There are innumerable conventional paths that involve self-conscious efforts or hopes to produce changes, high and low. These efforts and hopes are themselves forms of tendency that may be realized and suffered in human and other terms. They are not Liberating in the fundamental sense. They are not God-Realizing. They are themselves expressions of the movement toward fulfillment. The Way of sadhana, the Way of Truth, is the Way of complete distraction from the tendencies that produced your birth and that now produce the drama of your existence from day to day. Only when there is complete distraction by the Guru, by the Divine, from the way of life that is producing your experiential destiny, do your tendencies become obsolete. They do not become obsolete when you direct effort against them. It is only when that distraction appears in the midst of the affair of your life that another principle, another process, is established.
The gopis simply left the cattle. They did not say, "I'm not going to tend cattle anymore! I'm not going to submit to my desires, my tendencies, my job!" They did not make any such decisions. They simply forgot about the cattle. They were so distracted, so in love with Krishna, so ecstatic, that they just forgot to go home. It never even occurred to them to go home. They never worried about "Should I go home or should I stay here? Should I watch the cattle or should I go look for Krishna? Should I discipline myself?" They did not create a problem out of their sadhana or out of their relationship to God.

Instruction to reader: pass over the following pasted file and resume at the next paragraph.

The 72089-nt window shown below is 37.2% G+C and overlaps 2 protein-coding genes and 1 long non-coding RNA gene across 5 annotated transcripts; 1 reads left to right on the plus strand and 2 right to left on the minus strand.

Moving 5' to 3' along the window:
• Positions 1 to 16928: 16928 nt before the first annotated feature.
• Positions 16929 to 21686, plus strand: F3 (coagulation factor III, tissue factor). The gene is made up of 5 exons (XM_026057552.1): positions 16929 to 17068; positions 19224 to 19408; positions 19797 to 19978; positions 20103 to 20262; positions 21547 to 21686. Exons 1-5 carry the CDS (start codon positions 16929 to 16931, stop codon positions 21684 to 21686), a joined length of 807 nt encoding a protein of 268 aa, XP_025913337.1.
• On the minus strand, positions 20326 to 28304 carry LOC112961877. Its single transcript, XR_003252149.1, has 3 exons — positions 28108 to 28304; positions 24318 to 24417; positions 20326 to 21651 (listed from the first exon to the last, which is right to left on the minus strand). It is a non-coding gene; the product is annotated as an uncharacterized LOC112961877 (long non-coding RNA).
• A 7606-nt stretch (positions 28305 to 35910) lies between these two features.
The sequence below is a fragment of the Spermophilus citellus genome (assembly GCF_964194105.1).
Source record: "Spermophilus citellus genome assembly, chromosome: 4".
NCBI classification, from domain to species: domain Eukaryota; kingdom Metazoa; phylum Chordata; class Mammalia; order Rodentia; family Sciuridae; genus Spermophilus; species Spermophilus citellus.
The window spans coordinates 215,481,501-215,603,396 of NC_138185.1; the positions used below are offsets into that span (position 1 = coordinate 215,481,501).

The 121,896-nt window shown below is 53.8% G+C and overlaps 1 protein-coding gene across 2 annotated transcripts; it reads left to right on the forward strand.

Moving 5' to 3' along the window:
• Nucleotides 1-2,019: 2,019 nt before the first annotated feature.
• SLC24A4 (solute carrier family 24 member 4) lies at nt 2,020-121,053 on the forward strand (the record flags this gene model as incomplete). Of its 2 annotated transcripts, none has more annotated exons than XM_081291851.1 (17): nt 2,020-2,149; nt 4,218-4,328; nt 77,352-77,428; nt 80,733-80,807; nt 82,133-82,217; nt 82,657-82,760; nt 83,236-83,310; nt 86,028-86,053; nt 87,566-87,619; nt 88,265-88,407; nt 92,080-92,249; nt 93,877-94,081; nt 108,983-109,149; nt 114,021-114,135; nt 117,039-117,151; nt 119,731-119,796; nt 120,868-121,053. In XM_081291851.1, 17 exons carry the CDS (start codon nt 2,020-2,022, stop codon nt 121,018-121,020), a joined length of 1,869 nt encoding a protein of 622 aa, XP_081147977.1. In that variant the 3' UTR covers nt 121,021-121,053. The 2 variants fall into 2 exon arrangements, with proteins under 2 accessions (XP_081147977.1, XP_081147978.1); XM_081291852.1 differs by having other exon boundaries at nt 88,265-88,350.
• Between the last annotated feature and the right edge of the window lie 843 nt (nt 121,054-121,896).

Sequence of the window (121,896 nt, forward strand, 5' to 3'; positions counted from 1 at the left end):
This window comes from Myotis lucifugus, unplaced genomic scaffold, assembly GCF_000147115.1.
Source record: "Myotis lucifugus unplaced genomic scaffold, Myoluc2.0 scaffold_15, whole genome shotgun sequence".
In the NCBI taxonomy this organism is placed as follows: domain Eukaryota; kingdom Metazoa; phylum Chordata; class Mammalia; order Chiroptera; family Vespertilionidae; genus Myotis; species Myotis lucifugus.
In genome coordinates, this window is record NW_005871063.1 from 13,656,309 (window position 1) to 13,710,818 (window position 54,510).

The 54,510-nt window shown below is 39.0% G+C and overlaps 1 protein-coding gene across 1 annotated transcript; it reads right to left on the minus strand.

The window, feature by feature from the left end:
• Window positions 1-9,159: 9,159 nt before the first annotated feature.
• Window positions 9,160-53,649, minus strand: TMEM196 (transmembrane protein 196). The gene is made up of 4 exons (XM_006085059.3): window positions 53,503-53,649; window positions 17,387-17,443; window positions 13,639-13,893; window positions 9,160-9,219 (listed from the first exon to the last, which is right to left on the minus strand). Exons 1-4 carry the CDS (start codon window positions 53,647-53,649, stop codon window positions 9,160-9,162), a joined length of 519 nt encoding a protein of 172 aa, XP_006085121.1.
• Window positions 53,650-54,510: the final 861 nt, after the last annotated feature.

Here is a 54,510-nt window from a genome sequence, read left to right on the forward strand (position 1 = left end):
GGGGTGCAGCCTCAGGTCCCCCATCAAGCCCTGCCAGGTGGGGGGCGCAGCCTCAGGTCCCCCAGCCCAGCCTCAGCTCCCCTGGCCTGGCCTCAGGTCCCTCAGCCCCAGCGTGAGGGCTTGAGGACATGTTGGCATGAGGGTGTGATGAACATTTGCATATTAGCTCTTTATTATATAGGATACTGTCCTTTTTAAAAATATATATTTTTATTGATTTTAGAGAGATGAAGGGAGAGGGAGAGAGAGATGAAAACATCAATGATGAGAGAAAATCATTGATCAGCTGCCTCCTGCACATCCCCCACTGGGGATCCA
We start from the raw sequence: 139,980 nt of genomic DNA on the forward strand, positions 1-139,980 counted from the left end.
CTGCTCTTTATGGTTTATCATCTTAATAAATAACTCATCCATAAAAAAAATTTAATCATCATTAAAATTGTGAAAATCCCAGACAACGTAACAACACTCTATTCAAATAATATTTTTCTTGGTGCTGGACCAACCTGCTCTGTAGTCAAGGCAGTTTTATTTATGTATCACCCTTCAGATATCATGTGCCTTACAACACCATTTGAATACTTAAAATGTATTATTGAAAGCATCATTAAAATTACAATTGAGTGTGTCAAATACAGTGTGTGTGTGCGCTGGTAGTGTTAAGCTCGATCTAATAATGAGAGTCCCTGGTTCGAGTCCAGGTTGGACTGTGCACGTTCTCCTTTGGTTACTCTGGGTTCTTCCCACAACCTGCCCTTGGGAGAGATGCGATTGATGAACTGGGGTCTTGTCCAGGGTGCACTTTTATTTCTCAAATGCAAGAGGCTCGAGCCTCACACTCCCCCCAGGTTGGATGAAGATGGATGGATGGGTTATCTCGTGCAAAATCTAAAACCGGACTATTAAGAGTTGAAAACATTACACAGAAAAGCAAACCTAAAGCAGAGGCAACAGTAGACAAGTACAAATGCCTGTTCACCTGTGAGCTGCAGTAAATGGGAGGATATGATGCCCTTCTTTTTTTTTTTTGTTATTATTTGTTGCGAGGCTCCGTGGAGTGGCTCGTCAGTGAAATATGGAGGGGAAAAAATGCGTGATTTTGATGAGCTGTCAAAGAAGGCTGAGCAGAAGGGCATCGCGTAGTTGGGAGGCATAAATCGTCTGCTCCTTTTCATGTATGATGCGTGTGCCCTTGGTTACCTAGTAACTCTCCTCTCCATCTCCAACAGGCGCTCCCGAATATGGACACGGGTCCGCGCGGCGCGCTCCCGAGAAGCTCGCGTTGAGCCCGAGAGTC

Anybody who approaches Me is obliged to involve himself or herself in just this kind of ecstatic Spiritual relationship. When that devotional relationship to Me becomes the condition of your conscious existence, fully, through all of the conditions of life, then the force of limiting tendencies us weakened—not by doing anything to it, but by virtue of the fact that you are no longer even involved with it. If your relationship to Me is essentially ordinary, mechanical, mediocre, not Divine, not a form of Contemplation of Me, then you are not doing sadhana. You are intending to do some other kind of conventional sadhana perhaps, but you are not doing this sadhana. You are not involved in the sadhana of Truth, you are not involved in Divine sadhana, you are not involved in that opportunity that is made available in human time through the Function of the Guru.
The Guru is not simply present to rap out a philosophy or distribute techniques that you may apply depending on your intelligence. The Guru is present to enjoy a Divine relationship with all those willing to assume such a relationship, with all those who have the capability for distraction by the Guru in an absolute love-relationship that is more and more distracting. But if that distraction is not present, if that love-desire distraction is not present in an individual's life, then the form of this sadhana is not initiated. It cannot begin.
The same approach is necessary for all, and it is represented in the allegory of Krishna and His gopis. Without that distraction by the Guru in God, there is no sadhana in any form in anybody’s case.
—Avatar Adi Da Samraj